- Smooth out the fusing with your hands to get it as flat as possible. Note: DO NOT PRESS FUSING WITH IRON YET TO SMOOTH OUT!
- Pin the FUSING BLOCK pattern piece you made above onto the lightweight fusing and cut around pattern edges. Cut ONE piece of fusing per placemat (six total pieces in our example).
- With your iron on LOW HEAT, press the glue side of one cut fusing piece on the wrong side of one placemat top fabric piece. You want the fusing adhered to the wrong side of the fabric. You have now created one FUSED FABRIC BLOCK. You will need one FUSED FABRIC BLOCK for each placemat you intend to make. Repeat as many times as needed for your number of finished placemats. (The Hints and Tips section at end of this article explains why we do this.)
Note: If the fusing does not stick to the fabric, turn the heat on the iron up just a bit, but be careful not to make it too hot, otherwise the fusing may melt! You can test a small piece of fusing on a scrap of your placemat fabric to get the correct iron temperature.
- Pin the PLACEMAT PATTERN piece you made above on top of one FUSED FABRIC BLOCK, and cut out along pattern edges. This will be your placemat top.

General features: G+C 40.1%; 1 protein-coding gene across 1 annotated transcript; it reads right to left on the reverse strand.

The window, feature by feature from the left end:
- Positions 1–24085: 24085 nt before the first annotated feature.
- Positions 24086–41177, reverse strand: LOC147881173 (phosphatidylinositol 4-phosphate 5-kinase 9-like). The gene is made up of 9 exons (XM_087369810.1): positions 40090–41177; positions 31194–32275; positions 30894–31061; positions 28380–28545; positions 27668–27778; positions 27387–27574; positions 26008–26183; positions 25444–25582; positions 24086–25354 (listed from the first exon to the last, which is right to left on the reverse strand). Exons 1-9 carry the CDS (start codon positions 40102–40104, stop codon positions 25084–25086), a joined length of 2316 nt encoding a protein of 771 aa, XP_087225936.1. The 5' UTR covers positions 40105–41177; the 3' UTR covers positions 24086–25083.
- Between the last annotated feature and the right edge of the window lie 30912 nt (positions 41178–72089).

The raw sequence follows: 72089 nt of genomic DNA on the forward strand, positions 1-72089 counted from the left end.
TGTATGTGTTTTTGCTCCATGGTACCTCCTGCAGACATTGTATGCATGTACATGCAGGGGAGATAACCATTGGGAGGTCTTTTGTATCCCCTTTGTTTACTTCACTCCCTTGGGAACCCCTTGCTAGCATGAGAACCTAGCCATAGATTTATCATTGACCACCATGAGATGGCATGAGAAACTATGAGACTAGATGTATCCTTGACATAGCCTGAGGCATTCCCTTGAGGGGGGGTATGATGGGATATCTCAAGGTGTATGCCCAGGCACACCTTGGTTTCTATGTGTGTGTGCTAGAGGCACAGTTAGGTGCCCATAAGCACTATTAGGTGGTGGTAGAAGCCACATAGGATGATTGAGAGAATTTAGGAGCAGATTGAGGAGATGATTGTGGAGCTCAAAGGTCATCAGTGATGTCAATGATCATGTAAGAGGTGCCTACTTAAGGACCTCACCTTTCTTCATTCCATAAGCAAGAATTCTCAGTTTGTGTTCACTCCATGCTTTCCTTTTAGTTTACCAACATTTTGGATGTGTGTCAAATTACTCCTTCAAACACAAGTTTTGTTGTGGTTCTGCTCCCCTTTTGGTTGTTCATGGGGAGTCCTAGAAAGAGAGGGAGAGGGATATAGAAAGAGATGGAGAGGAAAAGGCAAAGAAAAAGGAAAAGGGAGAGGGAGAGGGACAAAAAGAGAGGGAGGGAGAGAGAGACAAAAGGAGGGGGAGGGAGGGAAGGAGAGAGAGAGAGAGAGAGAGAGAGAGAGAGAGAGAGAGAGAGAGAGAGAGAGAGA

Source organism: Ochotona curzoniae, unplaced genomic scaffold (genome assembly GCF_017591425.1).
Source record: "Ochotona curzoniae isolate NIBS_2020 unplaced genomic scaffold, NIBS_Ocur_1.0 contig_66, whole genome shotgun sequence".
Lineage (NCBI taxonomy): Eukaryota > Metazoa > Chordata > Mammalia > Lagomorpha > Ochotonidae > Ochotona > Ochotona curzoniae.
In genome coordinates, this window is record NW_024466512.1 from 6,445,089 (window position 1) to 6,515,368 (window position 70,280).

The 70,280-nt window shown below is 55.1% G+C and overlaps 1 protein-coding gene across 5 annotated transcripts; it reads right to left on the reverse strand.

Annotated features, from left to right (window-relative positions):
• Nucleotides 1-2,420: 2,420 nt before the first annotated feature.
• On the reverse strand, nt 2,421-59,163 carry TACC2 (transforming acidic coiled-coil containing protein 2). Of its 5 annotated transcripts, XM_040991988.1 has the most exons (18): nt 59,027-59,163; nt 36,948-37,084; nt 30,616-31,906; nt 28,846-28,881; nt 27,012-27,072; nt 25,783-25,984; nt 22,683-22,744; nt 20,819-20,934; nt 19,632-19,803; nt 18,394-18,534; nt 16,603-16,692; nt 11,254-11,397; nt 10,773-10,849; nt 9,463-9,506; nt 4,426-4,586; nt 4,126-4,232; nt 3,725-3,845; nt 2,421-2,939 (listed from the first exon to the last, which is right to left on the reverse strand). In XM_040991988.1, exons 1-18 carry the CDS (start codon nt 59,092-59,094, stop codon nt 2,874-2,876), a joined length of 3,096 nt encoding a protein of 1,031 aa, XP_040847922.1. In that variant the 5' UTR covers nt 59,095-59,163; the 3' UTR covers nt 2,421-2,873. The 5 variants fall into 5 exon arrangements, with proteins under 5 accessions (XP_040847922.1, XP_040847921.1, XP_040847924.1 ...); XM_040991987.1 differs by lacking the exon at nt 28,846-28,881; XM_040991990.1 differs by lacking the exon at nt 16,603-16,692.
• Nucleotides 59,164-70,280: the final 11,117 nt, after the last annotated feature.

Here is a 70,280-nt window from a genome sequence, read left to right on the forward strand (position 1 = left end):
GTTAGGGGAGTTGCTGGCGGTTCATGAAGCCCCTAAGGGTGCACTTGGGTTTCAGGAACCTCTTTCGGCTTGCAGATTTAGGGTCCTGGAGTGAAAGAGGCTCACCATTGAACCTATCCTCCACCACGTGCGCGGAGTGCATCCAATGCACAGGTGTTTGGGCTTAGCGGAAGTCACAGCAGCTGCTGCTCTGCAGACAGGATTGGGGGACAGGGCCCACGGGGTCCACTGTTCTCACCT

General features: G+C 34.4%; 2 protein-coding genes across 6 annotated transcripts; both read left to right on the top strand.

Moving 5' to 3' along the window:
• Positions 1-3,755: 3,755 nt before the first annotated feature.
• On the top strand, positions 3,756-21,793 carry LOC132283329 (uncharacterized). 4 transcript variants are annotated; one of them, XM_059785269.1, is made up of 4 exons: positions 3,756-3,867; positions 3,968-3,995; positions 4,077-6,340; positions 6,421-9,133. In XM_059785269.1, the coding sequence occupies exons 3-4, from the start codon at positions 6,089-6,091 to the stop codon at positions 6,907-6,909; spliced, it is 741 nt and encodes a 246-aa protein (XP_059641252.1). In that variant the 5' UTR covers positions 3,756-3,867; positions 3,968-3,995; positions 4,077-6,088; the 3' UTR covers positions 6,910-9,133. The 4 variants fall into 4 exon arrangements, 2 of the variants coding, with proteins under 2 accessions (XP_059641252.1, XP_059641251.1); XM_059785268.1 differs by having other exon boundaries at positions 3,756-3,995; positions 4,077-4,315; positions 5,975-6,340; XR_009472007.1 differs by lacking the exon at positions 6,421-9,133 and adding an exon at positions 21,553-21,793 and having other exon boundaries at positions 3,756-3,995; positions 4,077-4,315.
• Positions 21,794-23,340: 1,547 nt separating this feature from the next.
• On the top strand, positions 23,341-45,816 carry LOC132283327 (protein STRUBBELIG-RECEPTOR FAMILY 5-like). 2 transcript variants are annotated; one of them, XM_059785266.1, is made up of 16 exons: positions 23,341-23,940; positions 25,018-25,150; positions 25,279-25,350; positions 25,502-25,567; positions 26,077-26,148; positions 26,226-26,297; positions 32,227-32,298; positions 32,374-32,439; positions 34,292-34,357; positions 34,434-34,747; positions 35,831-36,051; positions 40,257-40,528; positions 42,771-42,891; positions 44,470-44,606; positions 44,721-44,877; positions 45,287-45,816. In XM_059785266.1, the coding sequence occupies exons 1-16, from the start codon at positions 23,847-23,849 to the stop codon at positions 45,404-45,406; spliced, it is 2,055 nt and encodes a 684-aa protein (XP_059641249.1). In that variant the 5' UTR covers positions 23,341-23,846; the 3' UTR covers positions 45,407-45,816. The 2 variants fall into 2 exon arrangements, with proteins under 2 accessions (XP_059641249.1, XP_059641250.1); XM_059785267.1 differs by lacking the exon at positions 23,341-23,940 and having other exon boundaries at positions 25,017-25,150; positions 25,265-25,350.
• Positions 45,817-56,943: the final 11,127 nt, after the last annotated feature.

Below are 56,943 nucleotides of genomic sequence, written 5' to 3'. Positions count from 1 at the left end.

- Pin the same PLACEMAT PATTERN piece on top of the fabric you are using for the bottom of the placemats, and cut out along pattern edges. This will be your placemat bottom.
- Our placemats use Heather Bailey's Freshcut in Jelly Bean-brown for both the top and bottom. But they would also be very cute, and reversible, if you used different fabrics for the top and bottom. Here's one we made with Jelly Bean-brown on the top and Dotted Paisley-green on the bottom.
- Pin the placemat top to the placemat bottom, right sides together, lining up all raw edges.
At Your Sewing Machine & Ironing Board
- Sew a ½" seam around all four edges of the pinned placemat top and bottom, leaving a 6" opening near the middle of the bottom edge. Remember to secure the start and end of your seam by back-stitching. More on this in our article on Securing Machine-Sewn Seams.
- Trim all four corners of the seam allowance.